Remember now the darkness of those three long days before
The dawning of the day of resurrection,
For few have felt the fear of thinking God had lost the war.
The shadow of his people’s insurrection
Now loomed across the future. Now our hope seemed spent and slain.
The light of life appeared to be extinguished.
The ones who sang his praises now in shock sang no refrain.
His life, howe’er, was willingly relinquished.
What seemed to be a sure defeat was fixed before the fall.
The devil’s darkest scheme was his undoing.
As Christ was lifted up, he drew all men to heed his call.
He drained the cup of wrath our sin was brewing.
The bitter silence of that Sabbath day must have been great.
Unheard, Satan’s presumpt’ous celebration.
When was it Satan realized the cross had sealed his fate?
The slaughtered lamb became our faith’s foundation.
We now look back in wonder at this work in history
And sing with joy to God who reigns eternal.
The cornerstone came forth again in holy victory
O’er ev’ry sin, the mean and the infernal.
The resurrection of the Son secured our joy and peace.
No enemy can sabotage or sever
Us from the Father’s love. In him, sin’s slavery must cease.
Sing praise, his people, now and to forever.
Photo by Ricky Turner on Unsplash
The fall was not the final word.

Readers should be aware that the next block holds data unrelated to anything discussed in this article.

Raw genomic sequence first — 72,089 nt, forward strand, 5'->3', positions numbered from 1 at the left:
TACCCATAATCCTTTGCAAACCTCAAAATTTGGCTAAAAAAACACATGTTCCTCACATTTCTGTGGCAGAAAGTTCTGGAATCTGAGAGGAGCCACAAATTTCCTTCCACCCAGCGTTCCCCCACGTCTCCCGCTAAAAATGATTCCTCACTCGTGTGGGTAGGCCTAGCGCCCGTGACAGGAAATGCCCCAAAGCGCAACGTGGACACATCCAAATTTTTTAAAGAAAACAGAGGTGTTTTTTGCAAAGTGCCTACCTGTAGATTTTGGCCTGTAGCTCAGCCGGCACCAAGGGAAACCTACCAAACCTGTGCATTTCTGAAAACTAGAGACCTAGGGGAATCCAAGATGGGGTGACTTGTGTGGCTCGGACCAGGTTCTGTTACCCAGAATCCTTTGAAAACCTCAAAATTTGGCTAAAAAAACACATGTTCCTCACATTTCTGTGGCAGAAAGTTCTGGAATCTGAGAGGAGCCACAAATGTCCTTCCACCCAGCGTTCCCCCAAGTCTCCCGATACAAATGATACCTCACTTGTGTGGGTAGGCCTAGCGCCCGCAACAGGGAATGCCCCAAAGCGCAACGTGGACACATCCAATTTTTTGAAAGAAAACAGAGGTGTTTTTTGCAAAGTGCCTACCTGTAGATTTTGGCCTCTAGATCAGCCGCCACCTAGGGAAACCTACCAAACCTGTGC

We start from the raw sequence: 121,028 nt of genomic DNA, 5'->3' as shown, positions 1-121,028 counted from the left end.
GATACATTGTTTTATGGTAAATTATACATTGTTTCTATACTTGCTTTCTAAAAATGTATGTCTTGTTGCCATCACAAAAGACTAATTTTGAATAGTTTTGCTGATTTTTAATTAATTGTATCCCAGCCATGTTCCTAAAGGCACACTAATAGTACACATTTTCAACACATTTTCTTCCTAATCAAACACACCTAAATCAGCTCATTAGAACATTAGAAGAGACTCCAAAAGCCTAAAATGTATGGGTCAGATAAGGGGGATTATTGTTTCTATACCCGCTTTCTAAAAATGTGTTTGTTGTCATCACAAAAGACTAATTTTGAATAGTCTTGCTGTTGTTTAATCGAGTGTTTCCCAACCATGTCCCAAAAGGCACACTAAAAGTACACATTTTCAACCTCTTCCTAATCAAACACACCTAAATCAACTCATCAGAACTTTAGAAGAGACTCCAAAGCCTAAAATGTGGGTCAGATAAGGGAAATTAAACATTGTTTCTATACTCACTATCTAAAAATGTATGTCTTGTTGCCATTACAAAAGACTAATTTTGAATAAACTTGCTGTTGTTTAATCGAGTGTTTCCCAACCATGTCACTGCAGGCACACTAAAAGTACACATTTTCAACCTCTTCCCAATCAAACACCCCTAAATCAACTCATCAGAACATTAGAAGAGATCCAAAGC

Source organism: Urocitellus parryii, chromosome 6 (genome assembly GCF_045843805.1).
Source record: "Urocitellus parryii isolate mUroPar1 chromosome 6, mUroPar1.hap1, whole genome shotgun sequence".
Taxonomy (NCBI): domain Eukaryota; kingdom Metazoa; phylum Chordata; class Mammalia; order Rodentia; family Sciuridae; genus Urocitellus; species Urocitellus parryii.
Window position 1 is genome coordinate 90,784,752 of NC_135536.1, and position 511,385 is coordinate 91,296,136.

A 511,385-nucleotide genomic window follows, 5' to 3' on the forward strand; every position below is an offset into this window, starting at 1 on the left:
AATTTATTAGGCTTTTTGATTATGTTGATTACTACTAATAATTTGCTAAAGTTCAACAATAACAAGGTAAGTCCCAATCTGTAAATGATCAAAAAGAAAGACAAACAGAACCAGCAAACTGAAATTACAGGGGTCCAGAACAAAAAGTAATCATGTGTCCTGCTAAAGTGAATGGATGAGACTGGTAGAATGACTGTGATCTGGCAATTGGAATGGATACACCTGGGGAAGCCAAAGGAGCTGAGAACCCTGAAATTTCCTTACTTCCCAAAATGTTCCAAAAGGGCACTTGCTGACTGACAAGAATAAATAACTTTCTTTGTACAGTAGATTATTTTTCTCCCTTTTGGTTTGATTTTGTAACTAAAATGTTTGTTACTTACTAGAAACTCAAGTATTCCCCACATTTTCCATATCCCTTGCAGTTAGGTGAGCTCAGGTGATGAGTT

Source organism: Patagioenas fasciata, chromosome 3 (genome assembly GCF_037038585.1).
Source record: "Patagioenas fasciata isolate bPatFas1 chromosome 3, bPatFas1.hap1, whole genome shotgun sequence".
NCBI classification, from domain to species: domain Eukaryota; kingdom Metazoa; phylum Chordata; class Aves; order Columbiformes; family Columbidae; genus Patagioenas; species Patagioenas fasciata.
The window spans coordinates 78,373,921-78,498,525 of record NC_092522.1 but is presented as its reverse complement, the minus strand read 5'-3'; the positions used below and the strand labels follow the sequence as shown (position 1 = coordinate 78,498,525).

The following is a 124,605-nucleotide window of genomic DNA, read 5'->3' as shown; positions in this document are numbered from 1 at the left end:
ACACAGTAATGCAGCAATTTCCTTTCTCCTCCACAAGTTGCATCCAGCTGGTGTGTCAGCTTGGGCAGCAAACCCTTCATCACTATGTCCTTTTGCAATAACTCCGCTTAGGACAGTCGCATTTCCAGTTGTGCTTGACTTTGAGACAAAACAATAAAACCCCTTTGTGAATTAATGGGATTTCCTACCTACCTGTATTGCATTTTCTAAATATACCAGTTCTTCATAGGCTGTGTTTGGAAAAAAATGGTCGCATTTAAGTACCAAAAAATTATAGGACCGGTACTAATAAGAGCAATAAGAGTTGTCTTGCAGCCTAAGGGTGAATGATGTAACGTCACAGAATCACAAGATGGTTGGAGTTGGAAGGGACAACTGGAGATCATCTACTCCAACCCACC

Isaiah has foretold,
A silent lamb shall take our place,
A saving act of wrath and grace
That sinners young and old
Might know the power of the Word:
He laid aside his majesty
To be for us the light
And tasted death in place of men
That man might know freedom from sin.
He overcame the night
And shines for all eternity.
Photo by Daniel Sandvik on Unsplash
You save us from idolatry
The call to bear the killing tree
Is healing ointment.
“Take up your cross and follow me” –
We do not know the depths of sin
Within our being.
We fight against but cannot win;
But you, all seeing,
Stepped into time to work for men
From forces that devise the fall
Of your creation.
Depravity common to all
Met its damnation.
Now hear, all broken hearts, his call:
In you, we hope. For you, we wait.
You are provider.
You know our weakness, our estate;
Your grace is wider.
You bear our sin and fix our fate,
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Might sins which seem so far removed from us
Be those which pose the greatest hidden threat?
Temptations that we never much discuss
May be o’erlooked, which leads us to forget
To strengthen our defenses ‘gainst the foes.
Imagining that we, somehow exempt
From diff’rent dangers, will not face such woes,
We look on those who struggle with contempt.
In truth, we are no better off than they,
For we all wrestle with the fallen state.
We all would perish if not for the Way.
We all need God to make our pathways straight.
So guard your heart with all humility,
Or else risk falling to futility.
When I read that “The heart is deceitful above all things, and desperately sick; who can understand it?” (Jeremiah 17:9), I often focus on the “desperately sick” aspect, recognizing the darkness of the human heart. But I don’t always consider the rest of the verse. Jeremiah also writes that the heart is deceitful above all things, asking, “Who can understand it?” The heart defies understanding by men. We do not know ourselves like we think we do. Thankfully, as Jeremiah shows, God searches the hearts and tests the minds of men, knowing us better than we know ourselves (Jeremiah 17:10).